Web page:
UK, Iran in talks over debt but ‘unlinked’ to case

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Nazanin Zaghari-Ratcliffe


London

The UK and Iran are in discussions over a £400m debt that the UK owes, foreign office minister James Cleverly has said – but the talks are not linked to the detention of Nazanin Zaghari-Ratcliffe.

The UK owes the money for failing to deliver tanks Iran bought in the 1970s. British-Iranian national Mrs Zaghari-Ratcliffe, who is in jail in Iran, believes she has been imprisoned as leverage for the debt.

‘There are two entirely separate issues,’ the prime minister said. Speaking to reporters during a visit to Hartlepool, Boris Johnson said ministers were doing ‘everything we can to look after the interests of Nazanin and all the very difficult dual national cases we have in Tehran’.

The case of Mrs Zaghari Ratcliffe made headlines again in recent weeks after she was sentenced to another year in prison, just weeks after she reached the end of a five-year sentence.

She was first jailed in Tehran in 2016 on spying charges, which she has always denied.

Her husband, Richard, maintains she is being used as a bargaining chip in the dispute over the unpaid debt, as well as leverage in talks over the nuclear deal between Iran and world powers.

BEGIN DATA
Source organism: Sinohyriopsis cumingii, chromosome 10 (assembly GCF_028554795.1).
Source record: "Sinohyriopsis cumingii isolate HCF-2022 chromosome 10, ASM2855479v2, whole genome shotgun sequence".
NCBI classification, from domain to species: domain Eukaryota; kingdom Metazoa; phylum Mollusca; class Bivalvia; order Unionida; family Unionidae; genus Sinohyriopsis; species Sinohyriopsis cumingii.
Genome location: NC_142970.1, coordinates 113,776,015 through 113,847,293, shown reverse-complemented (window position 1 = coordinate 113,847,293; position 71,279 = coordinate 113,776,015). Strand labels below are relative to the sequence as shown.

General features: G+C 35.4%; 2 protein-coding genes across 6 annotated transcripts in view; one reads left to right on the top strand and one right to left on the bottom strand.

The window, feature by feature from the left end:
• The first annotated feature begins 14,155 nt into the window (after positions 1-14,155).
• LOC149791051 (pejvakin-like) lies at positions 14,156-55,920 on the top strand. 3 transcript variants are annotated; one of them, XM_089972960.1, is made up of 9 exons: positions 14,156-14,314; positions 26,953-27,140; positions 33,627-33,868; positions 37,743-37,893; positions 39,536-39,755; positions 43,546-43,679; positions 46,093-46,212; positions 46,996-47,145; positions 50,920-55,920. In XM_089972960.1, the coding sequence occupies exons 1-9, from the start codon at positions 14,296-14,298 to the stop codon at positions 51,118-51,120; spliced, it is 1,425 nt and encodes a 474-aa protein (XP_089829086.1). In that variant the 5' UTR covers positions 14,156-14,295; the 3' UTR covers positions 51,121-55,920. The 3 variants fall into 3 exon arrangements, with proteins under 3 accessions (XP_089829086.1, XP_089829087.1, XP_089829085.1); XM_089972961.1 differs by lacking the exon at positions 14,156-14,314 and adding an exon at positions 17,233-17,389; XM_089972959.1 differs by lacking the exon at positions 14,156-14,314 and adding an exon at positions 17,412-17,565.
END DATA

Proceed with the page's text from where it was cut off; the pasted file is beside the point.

On Sunday, Iranian state TV suggested the UK had paid the £400m debt – but the UK government said nothing had changed.

Speaking to BBC Radio 4’s Today programme on Monday, Foreign Office minister Mr Cleverly said: ‘The situation with regards to the… military contract from the 1970s which has dragged on for decades, those negotiations are ongoing. They have been for a long while, sadly, but they are ongoing.’

Asked if the talks were getting anywhere, Mr Cleverly said: ‘There’s a legal process tied up with this as well.

Iran most recently stepped away from that legal process which has of course delayed things. ‘We are looking at ways of resolving what has been a multi-decade long problem.

‘The reports that we had over the weekend linking that work with the incarceration and the arbitrary detention of British dual nationals I think was completely inappropriate.—BBC